The right to retaliate is sadly front cover again. The demand to carry guns and use them because otherwise evil would wreak havoc from those who carry guns. I’m so glad I live in a culture where this particular argument is not an issue. Yet retaliation is in every culture of the world.
Was Paul a pacifist? “Do not repay anyone evil for evil. Be careful to do what is right in the eyes of everyone. If it is possible, as far as it depends on you, live at peace with everyone. Do not take revenge, my dear friends, but leave room for God’s wrath, for it is written: “It is mine to avenge; I will repay,” says the Lord.” (Romans 12 v 17-19)
Was Peter? “Do not repay evil with evil or insult with insult, but with blessing, because to this you were called so that you may inherit a blessing.” 1 Peter 3: 9
Was Jesus? “You have heard that it was said, ‘Eye for eye, and tooth for tooth.’But I tell you, do not resist an evil person. If anyone slaps you on the right cheek, turn to them the other cheek also. And if anyone wants to sue you and take your shirt, hand over your coat as well. If anyone forces you to go one mile, go with them two miles. Give to the one who asks you, and do not turn away from the one who wants to borrow from you.” (Matthew 5 v 38-42)
We must go back to the beginning to understand the reason why the law of Moses stated “an eye for an eye” for it was to make sure that punishment was not harsher than it deserved to be.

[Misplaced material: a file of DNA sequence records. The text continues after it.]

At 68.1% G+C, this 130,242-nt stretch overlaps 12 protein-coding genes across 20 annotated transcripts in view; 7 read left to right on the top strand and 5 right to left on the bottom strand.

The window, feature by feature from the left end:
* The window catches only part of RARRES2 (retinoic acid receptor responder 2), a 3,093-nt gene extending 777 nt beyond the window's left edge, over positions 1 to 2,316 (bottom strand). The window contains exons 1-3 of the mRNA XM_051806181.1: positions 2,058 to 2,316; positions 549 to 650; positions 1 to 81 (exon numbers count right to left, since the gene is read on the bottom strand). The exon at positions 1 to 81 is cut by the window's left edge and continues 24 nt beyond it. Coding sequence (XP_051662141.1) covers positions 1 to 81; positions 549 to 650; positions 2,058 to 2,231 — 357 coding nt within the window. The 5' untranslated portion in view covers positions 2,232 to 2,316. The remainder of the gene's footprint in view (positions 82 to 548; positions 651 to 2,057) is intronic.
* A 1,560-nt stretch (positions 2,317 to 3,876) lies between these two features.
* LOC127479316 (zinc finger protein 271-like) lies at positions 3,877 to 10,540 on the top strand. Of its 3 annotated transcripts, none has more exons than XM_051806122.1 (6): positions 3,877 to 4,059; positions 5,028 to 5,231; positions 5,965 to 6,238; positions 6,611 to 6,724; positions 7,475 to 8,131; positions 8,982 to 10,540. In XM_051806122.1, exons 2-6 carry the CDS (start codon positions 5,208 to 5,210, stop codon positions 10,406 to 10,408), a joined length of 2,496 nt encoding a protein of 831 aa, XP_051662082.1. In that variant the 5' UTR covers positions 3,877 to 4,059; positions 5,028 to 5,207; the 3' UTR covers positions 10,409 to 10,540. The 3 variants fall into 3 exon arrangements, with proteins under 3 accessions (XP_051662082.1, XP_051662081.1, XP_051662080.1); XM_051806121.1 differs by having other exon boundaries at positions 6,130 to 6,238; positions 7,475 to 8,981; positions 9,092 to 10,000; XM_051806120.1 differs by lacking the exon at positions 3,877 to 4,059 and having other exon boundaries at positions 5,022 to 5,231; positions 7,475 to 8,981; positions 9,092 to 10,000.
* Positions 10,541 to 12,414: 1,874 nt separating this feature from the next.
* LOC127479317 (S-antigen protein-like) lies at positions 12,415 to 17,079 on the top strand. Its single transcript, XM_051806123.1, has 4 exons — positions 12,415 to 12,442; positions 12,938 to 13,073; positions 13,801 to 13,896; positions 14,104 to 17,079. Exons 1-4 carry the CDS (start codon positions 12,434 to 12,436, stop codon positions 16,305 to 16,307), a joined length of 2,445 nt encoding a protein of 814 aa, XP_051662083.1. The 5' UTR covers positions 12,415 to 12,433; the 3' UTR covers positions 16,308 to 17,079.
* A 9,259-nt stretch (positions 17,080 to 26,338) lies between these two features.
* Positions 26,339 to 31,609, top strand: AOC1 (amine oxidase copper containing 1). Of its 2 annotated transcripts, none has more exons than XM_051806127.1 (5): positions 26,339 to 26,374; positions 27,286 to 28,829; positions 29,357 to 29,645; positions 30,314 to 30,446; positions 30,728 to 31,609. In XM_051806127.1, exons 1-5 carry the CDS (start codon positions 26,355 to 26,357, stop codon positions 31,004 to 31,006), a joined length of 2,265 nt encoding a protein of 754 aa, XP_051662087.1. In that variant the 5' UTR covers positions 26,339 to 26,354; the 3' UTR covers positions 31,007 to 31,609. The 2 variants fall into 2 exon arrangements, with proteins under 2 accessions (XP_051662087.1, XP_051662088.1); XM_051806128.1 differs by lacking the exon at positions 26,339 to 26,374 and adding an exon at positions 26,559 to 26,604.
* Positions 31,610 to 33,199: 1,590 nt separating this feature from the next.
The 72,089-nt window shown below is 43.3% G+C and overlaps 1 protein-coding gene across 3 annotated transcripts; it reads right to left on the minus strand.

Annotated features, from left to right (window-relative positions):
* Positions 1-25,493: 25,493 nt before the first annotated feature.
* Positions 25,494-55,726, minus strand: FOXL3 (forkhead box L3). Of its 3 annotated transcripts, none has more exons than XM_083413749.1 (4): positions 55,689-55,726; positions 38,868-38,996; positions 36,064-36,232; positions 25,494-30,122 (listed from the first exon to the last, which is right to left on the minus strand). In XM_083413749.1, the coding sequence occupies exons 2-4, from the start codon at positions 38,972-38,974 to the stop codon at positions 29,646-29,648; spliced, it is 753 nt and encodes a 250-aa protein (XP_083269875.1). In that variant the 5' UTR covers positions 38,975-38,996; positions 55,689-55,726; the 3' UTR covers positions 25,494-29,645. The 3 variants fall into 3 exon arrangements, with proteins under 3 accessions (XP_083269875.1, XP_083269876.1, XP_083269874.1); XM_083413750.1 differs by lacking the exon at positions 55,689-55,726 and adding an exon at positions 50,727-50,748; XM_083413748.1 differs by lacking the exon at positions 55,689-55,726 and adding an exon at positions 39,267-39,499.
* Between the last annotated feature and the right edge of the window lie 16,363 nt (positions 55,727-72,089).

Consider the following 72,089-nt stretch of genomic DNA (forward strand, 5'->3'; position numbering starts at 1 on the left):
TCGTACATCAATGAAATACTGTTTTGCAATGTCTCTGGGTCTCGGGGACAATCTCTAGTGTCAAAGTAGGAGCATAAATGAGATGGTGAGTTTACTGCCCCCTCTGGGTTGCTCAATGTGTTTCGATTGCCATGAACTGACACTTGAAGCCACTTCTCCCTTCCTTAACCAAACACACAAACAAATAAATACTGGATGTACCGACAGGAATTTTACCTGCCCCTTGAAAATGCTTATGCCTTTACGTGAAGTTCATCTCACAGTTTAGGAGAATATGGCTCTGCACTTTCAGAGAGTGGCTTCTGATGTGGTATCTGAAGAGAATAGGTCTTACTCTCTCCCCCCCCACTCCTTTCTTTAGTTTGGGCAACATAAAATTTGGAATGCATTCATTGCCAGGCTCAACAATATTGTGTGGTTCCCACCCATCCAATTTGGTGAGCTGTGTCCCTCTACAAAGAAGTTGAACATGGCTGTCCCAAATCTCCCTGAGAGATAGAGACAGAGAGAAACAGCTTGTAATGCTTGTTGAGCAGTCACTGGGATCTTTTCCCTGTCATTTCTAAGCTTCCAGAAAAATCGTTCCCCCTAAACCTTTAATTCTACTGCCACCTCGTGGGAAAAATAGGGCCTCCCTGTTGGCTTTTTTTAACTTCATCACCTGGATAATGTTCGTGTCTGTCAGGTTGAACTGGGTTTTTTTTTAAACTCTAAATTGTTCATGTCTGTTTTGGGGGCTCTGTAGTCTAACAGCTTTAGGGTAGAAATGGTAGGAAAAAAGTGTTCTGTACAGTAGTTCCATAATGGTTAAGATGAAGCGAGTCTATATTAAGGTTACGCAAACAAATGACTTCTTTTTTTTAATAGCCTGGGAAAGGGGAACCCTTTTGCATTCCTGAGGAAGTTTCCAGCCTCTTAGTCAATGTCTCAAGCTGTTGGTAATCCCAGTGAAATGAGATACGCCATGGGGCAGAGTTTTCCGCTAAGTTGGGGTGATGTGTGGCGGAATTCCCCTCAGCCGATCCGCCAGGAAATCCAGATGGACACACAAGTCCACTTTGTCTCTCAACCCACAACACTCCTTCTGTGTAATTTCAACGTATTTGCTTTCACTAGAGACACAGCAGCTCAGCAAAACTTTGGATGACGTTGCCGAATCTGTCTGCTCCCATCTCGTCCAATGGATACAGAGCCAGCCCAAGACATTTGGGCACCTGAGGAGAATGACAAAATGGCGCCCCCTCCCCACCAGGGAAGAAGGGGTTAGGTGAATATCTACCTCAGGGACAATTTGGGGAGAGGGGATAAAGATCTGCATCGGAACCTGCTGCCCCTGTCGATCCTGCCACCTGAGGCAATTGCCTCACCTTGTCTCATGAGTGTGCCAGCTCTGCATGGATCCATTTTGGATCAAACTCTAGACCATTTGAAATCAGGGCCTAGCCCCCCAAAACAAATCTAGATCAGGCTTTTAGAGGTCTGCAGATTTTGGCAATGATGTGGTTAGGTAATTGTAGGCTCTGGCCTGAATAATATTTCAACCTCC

In Genesis 4:23-24, the father of Noah, Lamech, says, “I have killed a man for wounding me, a young man for injuring me. If Cain is avenged seven times, then Lamech seventy-seven times”
Lamech’s son, Tubal-Cain, had invented what was the first primitive sword and weapons of war are seen for the first time. We don’t know what happened but it would appear that the punishment did not fit the crime. He truly believed that those who tried to take revenge on him for his revenge will receive the vengeance of God 77 times over. A huge presumption on the mercy of God. Lamech was now self-confident and self-sufficient because of the weapon he had in his hand.
Interestingly when Jesus teaches Peter to forgive he says that he should forgive not 7 times but 70 times 7 (Matthew 18:22).
So what do we do with the bad guy?
Here’s the big thing and I simply write it in a number of different ways, my own responses to the attacks that come our way, I have failed many times but this is what I try to say and do:
“I will not do life like you do life. I belong to a different kingdom to you. I choose a higher level. Not out of arrogance or pompous attitude but simply because I will not stoop down to a level of the world which says I should retaliate by ‘hitting your cheek or saying NO to my shirt, that mile, that ask or the loan.”
“Look down on me, make me look unequal to you and my response to you will show the world that we are indeed not equal.”
“Make my life hard and I will expose your injustice by making your life easy.”
“Make me look like some cattle carrying your bags for a mile (the Romans practiced conscription amongst the citizens) and I will show you I will not be demeaned for I will go the extra mile. My generosity will defeat your conscription”
“Humiliate me but I will not be humiliated in my heart.”
“My humanity will expose your violent humanity by revealing a bigger heart than what is being shown.”
“I will fight within the Kingdom of Jesus not within your kingdom.”
“Though you are a bad guy: I will do my best not to retaliate.”
There is one more thing. If not retaliating is difficult then what Paul says next is even more so!